When you add all this up, the average cost of an accident with a fleet vehicle is $70,000. And that doesn’t even include the potential loss of clients or employees and the cost of finding replacements. Then there’s the human cost. There’s been a marked increase in vehicle crash deaths, up to approximately 40,000 in 2017. This is due to a number of factors including distracted driving and increased speed limits across our highways.
The first thing for drivers to remember is to be prepared. They should have several items on hand and ready to go at all times, in case of an accident. These include:
Next, here are the steps your driver should take:
1.Call for medical assistance/police
2. Do not admit fault
3. Call employer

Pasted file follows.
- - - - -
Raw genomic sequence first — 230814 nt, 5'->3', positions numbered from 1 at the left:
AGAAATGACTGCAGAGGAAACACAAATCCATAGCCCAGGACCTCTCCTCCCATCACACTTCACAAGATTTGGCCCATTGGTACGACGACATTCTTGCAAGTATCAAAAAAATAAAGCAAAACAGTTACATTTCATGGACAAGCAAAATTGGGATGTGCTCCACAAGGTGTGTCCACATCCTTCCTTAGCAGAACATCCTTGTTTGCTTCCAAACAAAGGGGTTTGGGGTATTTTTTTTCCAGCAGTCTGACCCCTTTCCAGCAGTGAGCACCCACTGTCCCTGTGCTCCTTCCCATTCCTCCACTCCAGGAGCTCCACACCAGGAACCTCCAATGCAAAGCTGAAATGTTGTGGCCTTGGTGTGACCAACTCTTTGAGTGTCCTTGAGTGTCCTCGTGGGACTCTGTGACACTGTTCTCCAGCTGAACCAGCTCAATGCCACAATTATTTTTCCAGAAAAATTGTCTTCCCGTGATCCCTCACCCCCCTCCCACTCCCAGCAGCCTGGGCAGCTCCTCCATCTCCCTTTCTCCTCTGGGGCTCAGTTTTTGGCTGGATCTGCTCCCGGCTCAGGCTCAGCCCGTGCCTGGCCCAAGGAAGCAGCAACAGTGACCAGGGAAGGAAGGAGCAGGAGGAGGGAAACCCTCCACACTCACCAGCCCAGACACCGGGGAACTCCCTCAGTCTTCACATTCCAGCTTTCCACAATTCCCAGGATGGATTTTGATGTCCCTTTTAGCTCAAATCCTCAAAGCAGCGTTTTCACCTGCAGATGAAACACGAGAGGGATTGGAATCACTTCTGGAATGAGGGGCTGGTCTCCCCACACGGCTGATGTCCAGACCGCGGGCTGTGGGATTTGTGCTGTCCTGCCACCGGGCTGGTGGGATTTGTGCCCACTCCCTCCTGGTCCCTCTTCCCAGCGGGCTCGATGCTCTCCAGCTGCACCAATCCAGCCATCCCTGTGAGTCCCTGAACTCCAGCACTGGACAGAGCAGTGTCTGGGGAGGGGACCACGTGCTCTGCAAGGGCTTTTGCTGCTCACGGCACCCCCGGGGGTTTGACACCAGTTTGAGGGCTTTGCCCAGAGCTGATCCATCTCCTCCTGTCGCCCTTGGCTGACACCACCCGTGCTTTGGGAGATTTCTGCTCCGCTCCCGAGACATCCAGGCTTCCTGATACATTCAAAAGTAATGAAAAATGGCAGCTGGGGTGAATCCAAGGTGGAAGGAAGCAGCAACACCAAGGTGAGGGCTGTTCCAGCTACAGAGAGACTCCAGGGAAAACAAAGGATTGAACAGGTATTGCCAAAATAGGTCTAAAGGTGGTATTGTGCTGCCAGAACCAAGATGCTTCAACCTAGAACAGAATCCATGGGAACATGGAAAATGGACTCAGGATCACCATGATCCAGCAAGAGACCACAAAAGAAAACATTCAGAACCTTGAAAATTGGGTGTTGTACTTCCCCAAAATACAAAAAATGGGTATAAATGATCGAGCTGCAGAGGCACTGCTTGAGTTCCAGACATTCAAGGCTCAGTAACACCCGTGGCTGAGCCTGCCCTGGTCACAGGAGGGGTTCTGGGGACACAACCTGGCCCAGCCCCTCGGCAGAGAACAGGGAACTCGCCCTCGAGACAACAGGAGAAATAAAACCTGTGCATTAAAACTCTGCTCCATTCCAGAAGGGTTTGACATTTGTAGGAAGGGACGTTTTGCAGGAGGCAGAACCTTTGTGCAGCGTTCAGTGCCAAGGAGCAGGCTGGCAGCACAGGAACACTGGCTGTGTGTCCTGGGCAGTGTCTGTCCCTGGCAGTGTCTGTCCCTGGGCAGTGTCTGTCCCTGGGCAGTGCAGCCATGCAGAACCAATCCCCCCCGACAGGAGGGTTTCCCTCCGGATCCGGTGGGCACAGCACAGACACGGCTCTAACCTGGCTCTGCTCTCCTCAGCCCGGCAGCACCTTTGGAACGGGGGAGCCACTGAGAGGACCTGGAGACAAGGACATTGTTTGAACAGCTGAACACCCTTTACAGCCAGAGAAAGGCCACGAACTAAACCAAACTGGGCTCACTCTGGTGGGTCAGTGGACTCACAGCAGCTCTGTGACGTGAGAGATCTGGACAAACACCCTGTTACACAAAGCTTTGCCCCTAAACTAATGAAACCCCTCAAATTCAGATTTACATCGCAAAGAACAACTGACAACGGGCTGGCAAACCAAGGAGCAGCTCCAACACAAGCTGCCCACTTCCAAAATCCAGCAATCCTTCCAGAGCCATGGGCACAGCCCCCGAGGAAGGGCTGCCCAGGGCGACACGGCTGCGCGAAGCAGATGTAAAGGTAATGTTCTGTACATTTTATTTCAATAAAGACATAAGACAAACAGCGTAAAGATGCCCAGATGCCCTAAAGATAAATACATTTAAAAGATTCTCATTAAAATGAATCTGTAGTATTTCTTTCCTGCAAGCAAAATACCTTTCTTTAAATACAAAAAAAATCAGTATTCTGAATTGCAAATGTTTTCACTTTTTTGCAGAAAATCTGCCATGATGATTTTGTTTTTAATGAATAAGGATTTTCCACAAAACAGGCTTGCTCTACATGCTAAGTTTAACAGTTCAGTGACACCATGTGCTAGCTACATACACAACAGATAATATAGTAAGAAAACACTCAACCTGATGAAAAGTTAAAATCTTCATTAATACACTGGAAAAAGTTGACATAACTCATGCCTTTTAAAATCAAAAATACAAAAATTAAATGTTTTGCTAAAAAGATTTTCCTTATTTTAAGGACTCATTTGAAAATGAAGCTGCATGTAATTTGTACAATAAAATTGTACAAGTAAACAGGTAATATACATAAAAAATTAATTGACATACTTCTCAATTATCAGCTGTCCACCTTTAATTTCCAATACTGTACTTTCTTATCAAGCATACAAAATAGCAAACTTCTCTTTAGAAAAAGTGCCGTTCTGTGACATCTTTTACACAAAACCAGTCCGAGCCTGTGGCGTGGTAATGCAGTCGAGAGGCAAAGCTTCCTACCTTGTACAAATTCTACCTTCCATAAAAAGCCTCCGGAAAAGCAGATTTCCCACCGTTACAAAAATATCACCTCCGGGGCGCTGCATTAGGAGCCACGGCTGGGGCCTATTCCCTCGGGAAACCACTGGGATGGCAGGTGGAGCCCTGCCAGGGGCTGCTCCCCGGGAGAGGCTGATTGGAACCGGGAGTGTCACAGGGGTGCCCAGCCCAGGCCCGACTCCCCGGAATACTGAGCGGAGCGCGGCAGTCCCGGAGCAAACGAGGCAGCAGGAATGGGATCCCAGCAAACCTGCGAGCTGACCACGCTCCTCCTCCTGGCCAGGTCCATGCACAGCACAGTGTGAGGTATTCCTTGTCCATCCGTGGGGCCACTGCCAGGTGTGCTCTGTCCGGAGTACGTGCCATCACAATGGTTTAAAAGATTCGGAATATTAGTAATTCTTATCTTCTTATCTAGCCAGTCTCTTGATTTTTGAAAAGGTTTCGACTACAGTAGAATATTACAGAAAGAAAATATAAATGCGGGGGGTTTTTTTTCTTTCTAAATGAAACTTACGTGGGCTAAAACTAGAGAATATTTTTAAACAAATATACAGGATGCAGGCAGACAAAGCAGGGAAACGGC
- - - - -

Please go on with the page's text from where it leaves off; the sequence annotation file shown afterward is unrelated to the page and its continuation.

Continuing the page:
4. Document accident
Processing a claim will be made much easier if you have dashcam footage and vehicle data recorded through your fleet’s tracking system, so be sure to have this info in place. It could mean the difference between your company being held liable or not.
There are a number of ways to reduce your exposure to accidents. While none are 100% effective, these steps will help you to minimize your fleet’s risks.
First, fleet managers must be aware of who is most at risk. This includes new drivers, reckless drivers and aggressive drivers. To mitigate the risks from these drivers, be sure to implement good driver training and safety programs. Fleet tracking systems can also be helpful as they let you keep an eye on drivers, know which ones are exhibiting risky behaviors, and even give real-time coaching in the cab.
Next, you will want to upgrade your maintenance program. Better or more frequent maintenance can help ensure there aren't any breakdowns or mechanical malfunctions. This will also reduce costs by delaying or avoiding the breakdown and its resulting loss of productivity.